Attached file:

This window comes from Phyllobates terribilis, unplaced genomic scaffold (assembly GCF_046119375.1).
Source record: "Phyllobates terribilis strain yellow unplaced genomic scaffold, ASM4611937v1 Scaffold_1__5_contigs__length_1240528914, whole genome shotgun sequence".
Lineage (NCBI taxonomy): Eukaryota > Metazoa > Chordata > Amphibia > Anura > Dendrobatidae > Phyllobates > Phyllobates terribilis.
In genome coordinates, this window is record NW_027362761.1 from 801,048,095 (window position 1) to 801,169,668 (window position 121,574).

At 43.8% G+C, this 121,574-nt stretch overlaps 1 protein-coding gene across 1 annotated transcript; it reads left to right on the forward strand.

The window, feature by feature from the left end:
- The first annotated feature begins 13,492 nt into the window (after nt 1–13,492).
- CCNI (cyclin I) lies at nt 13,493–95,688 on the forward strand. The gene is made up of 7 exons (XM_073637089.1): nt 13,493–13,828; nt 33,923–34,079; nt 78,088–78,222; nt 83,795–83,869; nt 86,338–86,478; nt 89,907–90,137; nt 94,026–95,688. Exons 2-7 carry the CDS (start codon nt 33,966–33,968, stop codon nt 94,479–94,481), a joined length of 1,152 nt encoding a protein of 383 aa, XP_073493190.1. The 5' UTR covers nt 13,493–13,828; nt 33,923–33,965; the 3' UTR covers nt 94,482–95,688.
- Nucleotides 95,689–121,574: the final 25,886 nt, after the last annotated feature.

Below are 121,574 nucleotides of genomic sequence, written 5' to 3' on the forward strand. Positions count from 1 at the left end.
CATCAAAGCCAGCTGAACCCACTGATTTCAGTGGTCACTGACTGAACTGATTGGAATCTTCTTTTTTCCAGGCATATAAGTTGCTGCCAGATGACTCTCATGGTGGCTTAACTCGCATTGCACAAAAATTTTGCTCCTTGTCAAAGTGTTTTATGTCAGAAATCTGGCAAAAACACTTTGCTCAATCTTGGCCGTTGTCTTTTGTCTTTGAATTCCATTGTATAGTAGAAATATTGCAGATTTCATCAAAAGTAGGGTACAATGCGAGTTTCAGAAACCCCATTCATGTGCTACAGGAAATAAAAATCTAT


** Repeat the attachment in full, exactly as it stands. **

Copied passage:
This window comes from Phyllobates terribilis, unplaced genomic scaffold (assembly GCF_046119375.1).
Source record: "Phyllobates terribilis strain yellow unplaced genomic scaffold, ASM4611937v1 Scaffold_1__5_contigs__length_1240528914, whole genome shotgun sequence".
Lineage (NCBI taxonomy): Eukaryota > Metazoa > Chordata > Amphibia > Anura > Dendrobatidae > Phyllobates > Phyllobates terribilis.
In genome coordinates, this window is record NW_027362761.1 from 801,048,095 (window position 1) to 801,169,668 (window position 121,574).

At 43.8% G+C, this 121,574-nt stretch overlaps 1 protein-coding gene across 1 annotated transcript; it reads left to right on the forward strand.

The window, feature by feature from the left end:
- The first annotated feature begins 13,492 nt into the window (after nt 1–13,492).
- CCNI (cyclin I) lies at nt 13,493–95,688 on the forward strand. The gene is made up of 7 exons (XM_073637089.1): nt 13,493–13,828; nt 33,923–34,079; nt 78,088–78,222; nt 83,795–83,869; nt 86,338–86,478; nt 89,907–90,137; nt 94,026–95,688. Exons 2-7 carry the CDS (start codon nt 33,966–33,968, stop codon nt 94,479–94,481), a joined length of 1,152 nt encoding a protein of 383 aa, XP_073493190.1. The 5' UTR covers nt 13,493–13,828; nt 33,923–33,965; the 3' UTR covers nt 94,482–95,688.
- Nucleotides 95,689–121,574: the final 25,886 nt, after the last annotated feature.

Below are 121,574 nucleotides of genomic sequence, written 5' to 3' on the forward strand. Positions count from 1 at the left end.
CATCAAAGCCAGCTGAACCCACTGATTTCAGTGGTCACTGACTGAACTGATTGGAATCTTCTTTTTTCCAGGCATATAAGTTGCTGCCAGATGACTCTCATGGTGGCTTAACTCGCATTGCACAAAAATTTTGCTCCTTGTCAAAGTGTTTTATGTCAGAAATCTGGCAAAAACACTTTGCTCAATCTTGGCCGTTGTCTTTTGTCTTTGAATTCCATTGTATAGTAGAAATATTGCAGATTTCATCAAAAGTAGGGTACAATGCGAGTTTCAGAAACCCCATTCATGTGCTACAGGAAATAAAAATCTAT